If the Broncos can build a multi-score lead, Brady will look for larger clumps of yardage, which would increase his time in the pocket and create more opportunities from the edge. But if the Patriots get into their preferred rhythm, the Broncos won't be able to disrupt Brady on a regular basis unless pressure comes from the inside.

Fortunately for the Broncos, this has been a strength. Two of their three sacks in the Week 12 win over New England came from their three-techs.


  1. Minimize the damage.**

This has two components:

a) Prevent yardage after the reception.

Patriots TE Rob Gronkowski leads all NFL tight ends and wide receivers (minimum 400 total receiving yards) with an average of 7.84 yards after the catch per reception. Only nine receivers with at least 400 total receiving yards get a higher percentage of their yards after the catch than Julian Edelman, who averaged 5.36 yards after the catch per reception and gets 47.3 percent of his yards that way.

Gronkowski, Edelman, Brandon LaFell and Danny Amendola all get at least 43 percent of their yardage after the catch. Denver's defensive backs must be on point and miss fewer tackles than they have in recent weeks, otherwise short to intermediate gains will become long ones that gash their defense.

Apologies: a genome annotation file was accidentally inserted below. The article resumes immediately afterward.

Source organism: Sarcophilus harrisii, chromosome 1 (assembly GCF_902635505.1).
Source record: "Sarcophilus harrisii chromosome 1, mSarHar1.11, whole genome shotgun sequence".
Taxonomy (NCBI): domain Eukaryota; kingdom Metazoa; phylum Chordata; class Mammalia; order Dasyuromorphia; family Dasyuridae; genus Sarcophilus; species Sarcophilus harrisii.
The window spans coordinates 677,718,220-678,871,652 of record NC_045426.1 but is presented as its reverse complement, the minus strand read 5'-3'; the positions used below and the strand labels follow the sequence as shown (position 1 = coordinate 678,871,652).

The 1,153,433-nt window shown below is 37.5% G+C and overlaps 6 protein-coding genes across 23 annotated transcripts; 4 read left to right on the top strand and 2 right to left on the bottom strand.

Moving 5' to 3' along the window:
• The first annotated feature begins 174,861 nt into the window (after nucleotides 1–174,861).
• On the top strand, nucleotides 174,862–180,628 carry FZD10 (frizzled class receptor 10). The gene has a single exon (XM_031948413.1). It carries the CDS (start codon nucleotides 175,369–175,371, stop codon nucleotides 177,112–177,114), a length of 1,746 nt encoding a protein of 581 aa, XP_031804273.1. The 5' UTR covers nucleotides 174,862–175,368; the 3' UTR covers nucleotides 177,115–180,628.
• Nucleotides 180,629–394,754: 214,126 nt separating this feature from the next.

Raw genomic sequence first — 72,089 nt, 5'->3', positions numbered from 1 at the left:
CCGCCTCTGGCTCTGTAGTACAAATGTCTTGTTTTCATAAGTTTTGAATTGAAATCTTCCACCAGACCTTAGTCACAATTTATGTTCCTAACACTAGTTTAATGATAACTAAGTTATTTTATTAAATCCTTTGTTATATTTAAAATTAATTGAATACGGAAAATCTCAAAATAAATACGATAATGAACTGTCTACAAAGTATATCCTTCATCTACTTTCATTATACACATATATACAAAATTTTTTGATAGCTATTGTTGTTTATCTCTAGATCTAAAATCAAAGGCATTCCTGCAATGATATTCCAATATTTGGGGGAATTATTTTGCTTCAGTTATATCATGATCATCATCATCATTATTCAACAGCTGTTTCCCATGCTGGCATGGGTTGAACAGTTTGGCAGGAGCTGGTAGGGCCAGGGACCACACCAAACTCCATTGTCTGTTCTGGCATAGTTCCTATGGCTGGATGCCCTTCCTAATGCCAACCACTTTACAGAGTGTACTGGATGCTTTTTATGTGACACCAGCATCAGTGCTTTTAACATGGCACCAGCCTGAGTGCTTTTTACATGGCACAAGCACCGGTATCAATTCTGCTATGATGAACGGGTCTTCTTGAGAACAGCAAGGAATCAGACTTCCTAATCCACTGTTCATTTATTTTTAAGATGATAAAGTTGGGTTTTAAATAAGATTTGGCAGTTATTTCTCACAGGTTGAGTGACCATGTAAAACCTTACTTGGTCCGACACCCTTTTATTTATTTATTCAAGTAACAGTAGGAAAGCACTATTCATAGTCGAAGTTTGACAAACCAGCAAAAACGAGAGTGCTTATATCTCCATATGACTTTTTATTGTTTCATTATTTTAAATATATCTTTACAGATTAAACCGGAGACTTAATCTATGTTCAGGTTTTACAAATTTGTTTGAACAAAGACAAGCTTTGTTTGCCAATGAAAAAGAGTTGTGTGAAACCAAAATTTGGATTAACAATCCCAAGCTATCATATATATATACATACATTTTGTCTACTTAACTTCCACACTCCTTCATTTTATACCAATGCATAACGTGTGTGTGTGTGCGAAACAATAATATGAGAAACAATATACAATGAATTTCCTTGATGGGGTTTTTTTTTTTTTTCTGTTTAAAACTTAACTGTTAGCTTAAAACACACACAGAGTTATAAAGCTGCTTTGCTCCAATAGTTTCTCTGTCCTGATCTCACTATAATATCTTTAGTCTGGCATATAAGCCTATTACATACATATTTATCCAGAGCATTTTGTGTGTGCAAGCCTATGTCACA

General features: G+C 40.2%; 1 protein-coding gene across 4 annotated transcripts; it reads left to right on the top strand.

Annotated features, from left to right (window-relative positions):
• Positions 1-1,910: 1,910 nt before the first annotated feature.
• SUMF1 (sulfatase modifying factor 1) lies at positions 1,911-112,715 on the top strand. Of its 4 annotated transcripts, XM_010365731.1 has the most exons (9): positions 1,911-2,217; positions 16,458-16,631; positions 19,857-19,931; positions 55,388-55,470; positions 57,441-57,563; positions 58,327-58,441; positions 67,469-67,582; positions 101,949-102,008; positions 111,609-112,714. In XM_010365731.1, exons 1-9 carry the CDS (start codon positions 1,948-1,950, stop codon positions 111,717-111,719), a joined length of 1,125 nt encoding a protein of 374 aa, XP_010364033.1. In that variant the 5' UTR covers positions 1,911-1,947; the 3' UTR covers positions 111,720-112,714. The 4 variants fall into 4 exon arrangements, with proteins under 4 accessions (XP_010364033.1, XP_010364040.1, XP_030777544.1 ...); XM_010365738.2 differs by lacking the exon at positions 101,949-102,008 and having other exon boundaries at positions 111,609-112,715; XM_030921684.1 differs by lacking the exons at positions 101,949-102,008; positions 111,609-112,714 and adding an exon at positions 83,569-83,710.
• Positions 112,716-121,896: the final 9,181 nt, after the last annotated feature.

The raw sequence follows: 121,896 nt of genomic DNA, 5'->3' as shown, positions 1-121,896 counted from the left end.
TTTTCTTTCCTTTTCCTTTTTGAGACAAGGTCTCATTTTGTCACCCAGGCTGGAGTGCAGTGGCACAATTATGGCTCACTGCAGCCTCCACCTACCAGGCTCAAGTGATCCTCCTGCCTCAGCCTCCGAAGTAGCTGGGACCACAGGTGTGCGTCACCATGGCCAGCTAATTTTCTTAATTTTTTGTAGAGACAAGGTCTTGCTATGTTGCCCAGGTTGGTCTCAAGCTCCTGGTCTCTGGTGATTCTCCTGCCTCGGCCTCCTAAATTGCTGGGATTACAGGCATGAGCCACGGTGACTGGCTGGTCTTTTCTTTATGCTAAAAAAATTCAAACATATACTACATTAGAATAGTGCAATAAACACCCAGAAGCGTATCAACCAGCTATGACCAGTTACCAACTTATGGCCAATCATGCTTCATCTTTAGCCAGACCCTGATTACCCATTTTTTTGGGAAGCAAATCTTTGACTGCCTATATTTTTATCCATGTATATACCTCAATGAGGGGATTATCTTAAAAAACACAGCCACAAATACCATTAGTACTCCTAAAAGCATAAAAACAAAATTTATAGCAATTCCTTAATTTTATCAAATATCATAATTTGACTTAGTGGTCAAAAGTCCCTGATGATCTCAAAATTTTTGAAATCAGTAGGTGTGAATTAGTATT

b) Prevent the Patriots from maximizing their red-zone opportunities.

No AFC team has been more efficient at turning trips inside the 20 into touchdowns than the Patriots, with 66.2 percent of their red-zone treks ending in touchdowns (that figure also ranks third in the league). The Broncos' red-zone touchdown percentage of 47.8 ranks 15th in the AFC and 27th in the league.

Tom Brady leads the league with 58 red-zone completions in 94 attempts. Fifty percent of his completions were for touchdowns. (By comparison, Peyton Manning and Brock Osweiler combined to go 37-of-66 in the red zone, with 13 touchdown passes).

Not only must the Broncos contain the Patriots in their red zone, but their offense must become more efficient in New England's. Denver's offense has been proficient in the last two games, averaging 30.97 points per 60 minutes since Manning re-entered against San Diego, but the Broncos have just three touchdowns and seven field goals. More of those drives must end in the end zone for Denver to have a chance Sunday.

3. Protect and procure.

(Otherwise known as, "Win the turnover battle.")

New England is almost unbeatable when it has a positive turnover margin. In the Belichick era, the Patriots are 138-12 when winning this statistic, including 35 wins in the last 37. If the Patriots get to plus-two, they've won 73 consecutive games since losing 24-16 to Denver on Oct. 27, 2002 with a plus-two margin.

The Patriots had the fewest giveaways in the league this year (14), and although they didn't force many takeaways (21, tied for 22nd with Cleveland), they still finished tied for seventh in the league with eight games in which they had a positive turnover margin. Denver was right behind them at seventh in spite of being 30th in giveaways (31), mainly because the defense forced 27 turnovers of its own.